Which Zinc Do You Use?

Article From: Products Finishing, , from Anoplate Corporation

Posted on: 3/1/1998

Choosing which zinc baths to install is not as simple as you would think...

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ZINC-NICKEL

ZINC-NICKEL plated bolts.

TIN-ZINC PLATING

TIN-ZINC PLATING on electronic filter components.

As they have been for years, jobshop platers are under pressure to make a choice concerning which zinc baths to install. Sometimes, platers are asked by suppliers of zinc-alloy processes, "Which direction are the requests going? What are your customers asking for?" The typical plater's response is, "I thought you could help us. What is your crystal ball telling you?"

In most cases, platers are just trying to distinguish a unified need on the part of their customers, a need that promises to carry over to future years. Introducing a new bath is a costly proposition, and there is an understandable concern over introducing one that customers are actually interested in using.

The decision process used to be easier. Around 1960, the big decision was zinc versus cadmium. In the late 1960s, the choice was between cyanide and acid zinc. This turned out not to be a hard choice because the acid zinc not only eliminated the need for a cyanide-bearing solution, but improved coverage on castings and forgings.

By the 1980s, the question was more complicated. Now platers had to make installation decisions that involved zinc alloys, zinc-nickel, zinc-cobalt and zinc-iron, as well as the standard established zinc baths. Having been used for more than a decade in Europe and Japan, these zinc-alloy baths were a proven technology. The decision about which ones to install centered mainly on processing volumes that would justify the installation cost.

The new kid on the block. Tin-zinc is not actually new. It has been available to U.S. platers since at least 1950. But only in recent years has tin-zinc become more widely available as a plating option in the U.S.

The British, through the Tin Research Institute, are the leading developers and promoters of tin-zinc technology. Tin-zinc deposits (70 to 80 pct tin) offer good solderability and excellent corrosion resistance, even after forming. Because tin-zinc inhibits the growth of tin whiskers, it works well as an electrical contact. Tin-zinc also resists friction, wear and deterioration from contact with gasoline and brake fluid.

The pros and cons of zinc alloys. Zinc alloys are popular for good reason. Their functional properties give them improved corrosion resistance (as measured by salt spray testing) compared to plating with straight zinc. This improved performance is a direct result of the alloy additions (typically 0.3 to 11 pct), which allow the deposit to remain sacrificial over steel.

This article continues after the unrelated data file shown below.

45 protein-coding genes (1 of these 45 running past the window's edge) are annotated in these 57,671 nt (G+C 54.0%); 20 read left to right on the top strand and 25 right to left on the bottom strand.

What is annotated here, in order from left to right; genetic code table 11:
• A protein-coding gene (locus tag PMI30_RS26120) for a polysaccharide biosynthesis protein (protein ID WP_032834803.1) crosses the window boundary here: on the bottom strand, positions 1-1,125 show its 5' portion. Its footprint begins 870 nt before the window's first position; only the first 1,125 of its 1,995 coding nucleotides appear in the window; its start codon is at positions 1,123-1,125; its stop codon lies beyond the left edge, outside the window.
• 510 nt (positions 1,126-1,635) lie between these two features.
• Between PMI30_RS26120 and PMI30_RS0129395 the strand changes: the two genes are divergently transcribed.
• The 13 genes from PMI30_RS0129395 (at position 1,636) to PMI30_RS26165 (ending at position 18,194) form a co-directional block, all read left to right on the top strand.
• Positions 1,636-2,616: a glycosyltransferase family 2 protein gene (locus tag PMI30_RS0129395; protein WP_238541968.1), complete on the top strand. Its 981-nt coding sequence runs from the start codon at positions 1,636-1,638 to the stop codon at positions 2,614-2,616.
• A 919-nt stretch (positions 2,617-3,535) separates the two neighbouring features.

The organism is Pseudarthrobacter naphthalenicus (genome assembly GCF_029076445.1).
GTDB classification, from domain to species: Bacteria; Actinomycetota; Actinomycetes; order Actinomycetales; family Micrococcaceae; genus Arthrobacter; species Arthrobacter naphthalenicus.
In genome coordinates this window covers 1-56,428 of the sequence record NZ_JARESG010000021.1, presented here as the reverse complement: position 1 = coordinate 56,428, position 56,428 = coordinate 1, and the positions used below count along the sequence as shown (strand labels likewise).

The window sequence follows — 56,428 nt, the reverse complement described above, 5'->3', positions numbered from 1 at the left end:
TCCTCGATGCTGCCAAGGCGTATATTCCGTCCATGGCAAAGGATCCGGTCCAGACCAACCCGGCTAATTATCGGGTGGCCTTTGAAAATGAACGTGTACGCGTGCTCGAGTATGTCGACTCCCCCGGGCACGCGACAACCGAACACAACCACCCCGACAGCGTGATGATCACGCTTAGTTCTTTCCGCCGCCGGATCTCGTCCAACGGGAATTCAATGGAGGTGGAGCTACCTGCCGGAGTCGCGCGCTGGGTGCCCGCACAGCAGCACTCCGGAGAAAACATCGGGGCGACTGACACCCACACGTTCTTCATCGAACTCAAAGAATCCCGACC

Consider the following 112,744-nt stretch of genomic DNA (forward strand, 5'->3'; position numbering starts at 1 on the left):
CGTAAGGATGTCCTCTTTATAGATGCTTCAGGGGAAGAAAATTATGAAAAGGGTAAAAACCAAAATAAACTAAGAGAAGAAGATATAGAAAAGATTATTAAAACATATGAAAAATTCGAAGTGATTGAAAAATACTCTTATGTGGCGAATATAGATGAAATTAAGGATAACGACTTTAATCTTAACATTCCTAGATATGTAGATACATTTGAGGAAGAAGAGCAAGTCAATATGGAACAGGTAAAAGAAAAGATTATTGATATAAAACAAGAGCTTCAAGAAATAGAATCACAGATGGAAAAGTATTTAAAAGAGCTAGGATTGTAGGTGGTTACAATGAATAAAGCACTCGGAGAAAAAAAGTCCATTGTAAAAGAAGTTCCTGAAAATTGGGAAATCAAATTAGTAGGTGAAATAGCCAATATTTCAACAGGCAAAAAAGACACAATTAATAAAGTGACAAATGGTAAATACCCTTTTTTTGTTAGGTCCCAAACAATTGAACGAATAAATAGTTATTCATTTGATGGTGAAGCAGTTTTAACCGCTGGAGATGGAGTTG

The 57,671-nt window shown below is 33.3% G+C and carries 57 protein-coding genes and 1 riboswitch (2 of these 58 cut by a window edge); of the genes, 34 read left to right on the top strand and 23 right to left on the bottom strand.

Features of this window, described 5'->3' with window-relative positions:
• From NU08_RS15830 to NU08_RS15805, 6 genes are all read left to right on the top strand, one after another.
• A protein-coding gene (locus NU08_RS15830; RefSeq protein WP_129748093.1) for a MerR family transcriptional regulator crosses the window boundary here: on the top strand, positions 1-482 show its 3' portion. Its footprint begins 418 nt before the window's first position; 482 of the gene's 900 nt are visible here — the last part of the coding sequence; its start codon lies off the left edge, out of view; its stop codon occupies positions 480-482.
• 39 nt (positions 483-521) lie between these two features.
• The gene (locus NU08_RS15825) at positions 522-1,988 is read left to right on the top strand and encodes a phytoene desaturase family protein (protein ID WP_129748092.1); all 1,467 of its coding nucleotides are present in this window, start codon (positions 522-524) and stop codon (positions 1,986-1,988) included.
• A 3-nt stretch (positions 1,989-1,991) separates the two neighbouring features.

The ability to chromate zinc deposits continues to improve, with certain post-plating dips compatible with both zinc and zinc-alloy deposits. It is of special note that chromating increases the salt spray resistance of the initial zinc alloy up to ten times. Chromating of standard zinc roughly doubles the salt spray resistance.

Like all plating baths, the zinc alloys combine both benefits and drawbacks. They are good or not-so-good depending on the application. Here are some considerations:

  • Zinc-iron and zinc-cobalt (alkaline) have excellent thickness distribution, but only average covering power;
  • Zinc-nickel and zinc-cobalt (acid) have somewhat less thickness distribution, but better covering power, which makes them a good selection for plating malleable, cast and carbonitrided surfaces;
  • Zinc-iron has a finish that is both weldable and ductile, making it a good choice for components that will undergo subsequent manufacturing steps, although it deteriorates rapidly when exposed to heat;
  • Zinc-nickel is the most ductile zinc alloy, which makes it an excellent choice if forming will take place later, but the nickel content must stay below 14 pct or the deposit will no longer protect the steel in a corrosive environment; and
  • Zinc alloys, when applied to fasteners where the torque/tension range is between 340 and 370 inch-lbs, may require a special dip to improve the torque/tension requirements. Also, the brightness is not as high as that produced by the old acid-zinc solutions.

Who is using what? The trend, whenever possible and wherever possible, is to replace cadmium. Zinc alloys are the preferred replacements. The shift from cadmium to zinc makes the automotive industry one of the major users of zinc and zinc-alloy finishes. Zinc-plated components are found in brake systems, fuel systems, chassis hardware and climate control components. Zinc is a key factor, too, in the extended corrosion warranties available from most automotive manufacturers. Instead of parts that withstand 240- to 360-hrs of salt spray testing, parts are now capable of 750 to 1,000 hrs. Zinc and zinc alloys play a central role in such developments.

Other industrial sectors that rely on zinc-alloy processing include manufacturers of hydraulic fittings, power transmission hardware and electronic connectors. Studies on the feasibility of replacing cadmium with zinc nickel are being conducted by government agencies, including the U.S. Navy, U.S. Air Force and FAA. The Air Force studies were prompted by studies conducted by Boeing that show no detrimental galvanic cell when certain zinc-nickel alloys are in contact with aluminum. In addition, heat treatment produces no more degradation in zinc-nickel than it does in cadmium.

Reprinted with permission from Anoplate News, Winter 1998.

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